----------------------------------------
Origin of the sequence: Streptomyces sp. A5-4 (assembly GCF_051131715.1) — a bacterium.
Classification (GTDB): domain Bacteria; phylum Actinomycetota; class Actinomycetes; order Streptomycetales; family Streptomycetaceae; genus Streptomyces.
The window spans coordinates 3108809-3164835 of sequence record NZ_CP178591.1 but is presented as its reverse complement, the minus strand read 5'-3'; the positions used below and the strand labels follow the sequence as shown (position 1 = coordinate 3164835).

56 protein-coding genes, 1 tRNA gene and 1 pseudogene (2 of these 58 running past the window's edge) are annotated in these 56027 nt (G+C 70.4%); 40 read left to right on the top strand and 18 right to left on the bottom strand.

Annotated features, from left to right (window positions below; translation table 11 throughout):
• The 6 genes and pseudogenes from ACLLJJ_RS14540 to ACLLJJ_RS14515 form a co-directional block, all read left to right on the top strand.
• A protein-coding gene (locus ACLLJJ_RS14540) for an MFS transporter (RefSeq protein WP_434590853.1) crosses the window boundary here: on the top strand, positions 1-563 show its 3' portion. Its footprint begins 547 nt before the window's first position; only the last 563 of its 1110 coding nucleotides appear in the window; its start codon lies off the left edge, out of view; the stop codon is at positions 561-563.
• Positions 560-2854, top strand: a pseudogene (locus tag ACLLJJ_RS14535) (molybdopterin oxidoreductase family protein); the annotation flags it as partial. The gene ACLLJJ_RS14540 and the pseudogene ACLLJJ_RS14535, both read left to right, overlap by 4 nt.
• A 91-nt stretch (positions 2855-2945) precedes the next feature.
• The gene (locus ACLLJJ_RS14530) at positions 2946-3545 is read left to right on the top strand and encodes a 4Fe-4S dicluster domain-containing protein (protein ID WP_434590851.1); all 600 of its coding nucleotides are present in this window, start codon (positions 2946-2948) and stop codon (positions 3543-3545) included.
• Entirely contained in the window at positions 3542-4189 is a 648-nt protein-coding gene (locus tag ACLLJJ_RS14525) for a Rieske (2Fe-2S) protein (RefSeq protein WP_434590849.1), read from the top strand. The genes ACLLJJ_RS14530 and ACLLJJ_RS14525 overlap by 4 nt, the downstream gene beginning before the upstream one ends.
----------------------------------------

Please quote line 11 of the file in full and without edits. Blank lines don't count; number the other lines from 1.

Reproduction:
• Entirely contained in the window at positions 3542-4189 is a 648-nt protein-coding gene (locus tag ACLLJJ_RS14525) for a Rieske (2Fe-2S) protein (RefSeq protein WP_434590849.1), read from the top strand. The genes ACLLJJ_RS14530 and ACLLJJ_RS14525 overlap by 4 nt, the downstream gene beginning before the upstream one ends.